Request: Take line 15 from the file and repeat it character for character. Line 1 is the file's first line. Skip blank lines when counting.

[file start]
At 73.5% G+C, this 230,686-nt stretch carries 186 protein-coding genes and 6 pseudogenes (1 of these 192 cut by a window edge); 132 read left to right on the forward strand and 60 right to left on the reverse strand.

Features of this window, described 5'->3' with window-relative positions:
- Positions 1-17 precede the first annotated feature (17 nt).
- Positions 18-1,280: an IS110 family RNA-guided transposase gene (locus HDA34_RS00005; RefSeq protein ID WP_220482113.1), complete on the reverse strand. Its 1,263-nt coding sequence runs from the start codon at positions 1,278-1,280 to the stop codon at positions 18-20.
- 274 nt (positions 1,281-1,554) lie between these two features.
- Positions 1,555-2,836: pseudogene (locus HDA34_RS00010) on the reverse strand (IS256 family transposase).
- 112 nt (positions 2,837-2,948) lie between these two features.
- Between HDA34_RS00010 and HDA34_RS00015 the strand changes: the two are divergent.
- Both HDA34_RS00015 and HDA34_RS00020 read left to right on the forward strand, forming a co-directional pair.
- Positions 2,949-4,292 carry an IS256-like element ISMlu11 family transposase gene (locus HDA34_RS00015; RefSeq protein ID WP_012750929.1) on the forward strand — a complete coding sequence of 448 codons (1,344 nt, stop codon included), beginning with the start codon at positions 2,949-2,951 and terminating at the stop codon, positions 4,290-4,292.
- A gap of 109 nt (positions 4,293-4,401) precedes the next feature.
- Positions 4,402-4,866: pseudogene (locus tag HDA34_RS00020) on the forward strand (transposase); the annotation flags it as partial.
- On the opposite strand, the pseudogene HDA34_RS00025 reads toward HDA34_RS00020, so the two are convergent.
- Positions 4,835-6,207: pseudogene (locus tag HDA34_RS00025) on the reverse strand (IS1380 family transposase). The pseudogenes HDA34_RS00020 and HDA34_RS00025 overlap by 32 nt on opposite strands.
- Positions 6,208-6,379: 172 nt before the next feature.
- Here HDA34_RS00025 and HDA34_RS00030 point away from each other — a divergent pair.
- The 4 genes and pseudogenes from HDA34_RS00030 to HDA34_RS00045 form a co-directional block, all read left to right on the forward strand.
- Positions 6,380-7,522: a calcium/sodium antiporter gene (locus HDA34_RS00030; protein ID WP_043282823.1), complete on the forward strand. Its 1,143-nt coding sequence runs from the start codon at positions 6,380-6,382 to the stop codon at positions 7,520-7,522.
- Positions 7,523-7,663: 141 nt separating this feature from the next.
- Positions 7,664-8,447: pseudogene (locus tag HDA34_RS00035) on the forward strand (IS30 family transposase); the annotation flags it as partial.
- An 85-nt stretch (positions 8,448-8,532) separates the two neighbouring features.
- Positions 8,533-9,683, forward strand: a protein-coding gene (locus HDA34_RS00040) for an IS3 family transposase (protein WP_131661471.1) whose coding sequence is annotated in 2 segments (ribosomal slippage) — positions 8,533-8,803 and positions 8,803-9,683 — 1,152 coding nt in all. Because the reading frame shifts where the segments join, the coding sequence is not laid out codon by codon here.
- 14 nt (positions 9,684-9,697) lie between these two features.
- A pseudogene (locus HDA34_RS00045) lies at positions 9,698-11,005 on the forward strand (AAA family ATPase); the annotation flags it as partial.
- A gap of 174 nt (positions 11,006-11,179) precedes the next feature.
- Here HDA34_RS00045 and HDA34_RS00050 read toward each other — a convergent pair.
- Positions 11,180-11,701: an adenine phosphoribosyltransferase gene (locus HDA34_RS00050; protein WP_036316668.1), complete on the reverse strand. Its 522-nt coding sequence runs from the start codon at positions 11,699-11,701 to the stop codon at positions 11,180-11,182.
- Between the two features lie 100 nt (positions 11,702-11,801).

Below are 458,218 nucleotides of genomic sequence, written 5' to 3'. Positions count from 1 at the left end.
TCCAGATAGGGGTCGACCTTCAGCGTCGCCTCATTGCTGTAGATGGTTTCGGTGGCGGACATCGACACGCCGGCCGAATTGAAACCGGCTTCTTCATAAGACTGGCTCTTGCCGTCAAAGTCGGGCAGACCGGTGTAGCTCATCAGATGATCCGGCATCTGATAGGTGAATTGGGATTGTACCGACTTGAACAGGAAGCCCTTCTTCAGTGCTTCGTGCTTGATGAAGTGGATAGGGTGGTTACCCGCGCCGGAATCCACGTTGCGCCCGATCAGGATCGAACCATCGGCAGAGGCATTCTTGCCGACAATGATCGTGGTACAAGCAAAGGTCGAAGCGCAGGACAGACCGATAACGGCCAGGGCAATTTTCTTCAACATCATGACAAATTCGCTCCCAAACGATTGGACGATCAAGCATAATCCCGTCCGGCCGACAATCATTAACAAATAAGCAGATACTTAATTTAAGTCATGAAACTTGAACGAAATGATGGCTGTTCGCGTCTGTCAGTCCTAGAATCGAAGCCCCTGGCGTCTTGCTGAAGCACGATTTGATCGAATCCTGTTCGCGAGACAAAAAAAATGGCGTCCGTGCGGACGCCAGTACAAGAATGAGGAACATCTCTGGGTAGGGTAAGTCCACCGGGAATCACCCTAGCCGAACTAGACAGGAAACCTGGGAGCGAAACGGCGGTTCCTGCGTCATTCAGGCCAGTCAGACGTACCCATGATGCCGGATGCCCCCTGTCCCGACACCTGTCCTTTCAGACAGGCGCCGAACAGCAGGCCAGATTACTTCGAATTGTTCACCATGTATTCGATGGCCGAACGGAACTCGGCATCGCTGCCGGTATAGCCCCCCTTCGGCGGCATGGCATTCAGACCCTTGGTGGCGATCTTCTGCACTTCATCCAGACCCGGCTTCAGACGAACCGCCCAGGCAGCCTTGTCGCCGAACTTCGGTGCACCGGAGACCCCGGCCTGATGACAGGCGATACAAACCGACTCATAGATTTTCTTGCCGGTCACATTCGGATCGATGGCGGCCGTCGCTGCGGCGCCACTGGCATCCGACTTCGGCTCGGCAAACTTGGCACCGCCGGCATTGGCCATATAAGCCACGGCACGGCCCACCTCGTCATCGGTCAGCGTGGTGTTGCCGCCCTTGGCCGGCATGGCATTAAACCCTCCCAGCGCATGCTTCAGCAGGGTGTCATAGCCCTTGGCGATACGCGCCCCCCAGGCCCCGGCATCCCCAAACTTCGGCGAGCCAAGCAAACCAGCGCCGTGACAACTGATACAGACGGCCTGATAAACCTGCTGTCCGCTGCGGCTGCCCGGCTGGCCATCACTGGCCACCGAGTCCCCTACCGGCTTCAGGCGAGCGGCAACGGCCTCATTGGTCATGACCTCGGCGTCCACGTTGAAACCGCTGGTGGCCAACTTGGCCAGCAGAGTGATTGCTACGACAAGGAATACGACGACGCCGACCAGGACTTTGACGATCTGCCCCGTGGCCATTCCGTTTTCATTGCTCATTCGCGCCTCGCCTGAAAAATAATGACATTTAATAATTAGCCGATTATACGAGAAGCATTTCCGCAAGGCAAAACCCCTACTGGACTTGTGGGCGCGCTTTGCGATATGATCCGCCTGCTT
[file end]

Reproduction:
- Positions 6,208-6,379: 172 nt before the next feature.